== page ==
Saturday, March 29, 2014

The Way

By Christina Carson

Lin Yutang, a contemporary Chinese writer/philosopher, one of the first to become familiar with the ways of the Western world, wrote that if he wanted a toilet he’d buy American Standard because they work or if he required a tunnel through a mountain, he’d hire an American drilling company for their tunnels actually meet in the middle of the mountain, but if he wanted philosophy, he would turn to the East, for to him Chinese philosophy was more representative of life than that of Western philosophy, thus more useful. Chinese philosophy can appear unsophisticated to a Westerner, its point being primarily to direct people to peace and harmony while recognizing how immaturely we can behave. Whereas Western philosophers, according to Lin Yutang, are people who dive to the bottom of the sea, glory in their profundity but remain in serious danger of downing; they can get so tangled in their ideas.

You see the ancient Chinese language is a conceptual language meaning one that requires the user to conceive or intuit objects of thought. From a western standpoint, we might call it spacious and free-wheeling in that it doesn't demand users to march in straight lines to the rhythm of grammar or tie everything up in time and relationship. It is less like a strict parent and more like a mellow grandmother whose experience has shown her just how much sense children actually have. It is truly the philosophy that can accommodate the seeming conundrum of life – that of being bound up in human form, while pitted against the vastness, the abstraction, the infiniteness of the cosmos.

Our western language, on the other hand, is perceptual. We get our taste of the world through our senses and let our mind interpret that input as fact. We then arrange that information in straight grammatical lines and rigidly specified patterns of subject-object, time and relationships. That’s why for us, when we first sit down to read the classic work of Chinese philosophy, the Tao Te Ching, we read it either like basic rules to live by or something so abstract and tenuous that it eludes us.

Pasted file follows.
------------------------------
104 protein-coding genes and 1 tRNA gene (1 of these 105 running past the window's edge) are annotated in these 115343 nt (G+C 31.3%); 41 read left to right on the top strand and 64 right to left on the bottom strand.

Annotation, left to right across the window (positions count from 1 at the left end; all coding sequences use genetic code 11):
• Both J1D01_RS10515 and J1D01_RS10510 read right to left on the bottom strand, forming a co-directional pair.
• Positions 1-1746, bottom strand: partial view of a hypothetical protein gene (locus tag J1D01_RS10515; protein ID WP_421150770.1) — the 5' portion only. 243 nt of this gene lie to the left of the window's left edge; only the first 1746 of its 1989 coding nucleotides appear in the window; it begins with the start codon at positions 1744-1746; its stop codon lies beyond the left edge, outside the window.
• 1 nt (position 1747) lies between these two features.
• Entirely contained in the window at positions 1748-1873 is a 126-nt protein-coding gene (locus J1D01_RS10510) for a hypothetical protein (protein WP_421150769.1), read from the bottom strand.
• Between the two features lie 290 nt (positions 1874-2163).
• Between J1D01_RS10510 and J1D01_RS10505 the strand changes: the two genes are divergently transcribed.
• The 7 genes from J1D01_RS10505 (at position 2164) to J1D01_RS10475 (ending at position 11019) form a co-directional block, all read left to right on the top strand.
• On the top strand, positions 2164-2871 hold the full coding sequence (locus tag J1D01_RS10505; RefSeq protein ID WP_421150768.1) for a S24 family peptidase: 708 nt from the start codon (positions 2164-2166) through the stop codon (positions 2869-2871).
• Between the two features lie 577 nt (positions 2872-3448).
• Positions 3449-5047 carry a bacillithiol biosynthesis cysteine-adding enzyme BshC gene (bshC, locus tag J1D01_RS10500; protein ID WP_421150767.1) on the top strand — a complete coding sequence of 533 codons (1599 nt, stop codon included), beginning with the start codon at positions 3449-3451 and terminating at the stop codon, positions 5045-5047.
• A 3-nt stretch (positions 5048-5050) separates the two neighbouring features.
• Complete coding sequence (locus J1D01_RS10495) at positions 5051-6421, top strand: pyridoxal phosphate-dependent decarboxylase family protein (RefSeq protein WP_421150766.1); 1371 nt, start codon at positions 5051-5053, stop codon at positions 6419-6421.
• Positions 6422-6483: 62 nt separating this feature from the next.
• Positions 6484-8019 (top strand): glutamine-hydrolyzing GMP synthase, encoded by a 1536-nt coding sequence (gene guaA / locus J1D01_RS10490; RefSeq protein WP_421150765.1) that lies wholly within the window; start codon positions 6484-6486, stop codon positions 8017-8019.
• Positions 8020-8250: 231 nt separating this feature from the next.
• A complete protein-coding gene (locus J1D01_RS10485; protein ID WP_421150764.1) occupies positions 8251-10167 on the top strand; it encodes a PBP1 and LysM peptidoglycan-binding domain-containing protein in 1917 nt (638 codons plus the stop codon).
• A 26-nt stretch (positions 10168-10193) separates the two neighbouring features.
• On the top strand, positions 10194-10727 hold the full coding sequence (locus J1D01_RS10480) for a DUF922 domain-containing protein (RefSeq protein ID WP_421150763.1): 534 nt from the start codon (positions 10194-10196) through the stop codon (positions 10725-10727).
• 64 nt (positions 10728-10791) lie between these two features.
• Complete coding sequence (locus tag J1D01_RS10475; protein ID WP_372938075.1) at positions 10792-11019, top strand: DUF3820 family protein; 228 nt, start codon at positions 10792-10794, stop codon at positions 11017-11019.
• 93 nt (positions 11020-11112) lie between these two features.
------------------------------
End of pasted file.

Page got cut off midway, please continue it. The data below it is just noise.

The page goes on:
The other day, Bert, my husband, found yet another translation of the Tao Te Ching. We have many, but we are always curious. This one by Jonathan Star is a definitive edition by a Westerner who has worked for years to appreciate the Chinese orientation so that his translation would not impair the power and mystical spirit of this timeless work. It’s a beautiful translation and now in my 6th decade the Tao Te Ching is beginning to share its wisdom with me.

We could have lived without modern toilets and drilling through mountains, but I agree with the rest of what Lin Yutang suggested. We can no longer live with any philosophy that doesn't clearly point us toward peace and harmony.

Tao Te Ching Episode 9 (Jonathan Star)

Grabbing and stuffing—
there is no end to it
Sharpen a blade too much
            and its edge will soon be lost
Fill a house with gold and jade
            and no one can protect it
Puff yourself with honor and pride
            and no one can save you from a fall

Complete the task at hand
Be selfless in your actions
            This is the way of Heaven
            This is the way of Heaven.

Christina Carson, writer
Novels of substance and story


  1. Peace and harmony are entirely too elusive in this world of ours where greed and the quest for power rule.

    1. They are indeed elusive but thankfully still existent.I remember a session while I was doing corporate conflict resolution. I was showing them that conflict isn't necessarily a given, and they informed me that it was always inevitable. I just stared, rather incredulous and said quietly, "With that as your belief, then I'd say your are indeed correct. What I challenge you to see is the fallacy of that belief. You do have a choice here." We did show them how their present situation came about, but I don't think we dented their belief. We hold a strange loyalty toward conflict. But that must begin to change.

  2. Oh ... I am going to have to tell Del about the edition you found! Thank you Christina!

    1. You are welcome. Being definitive, most of the book is him showing you how he established the translation for every verse. I'd be curious as to Del's reaction to that translation.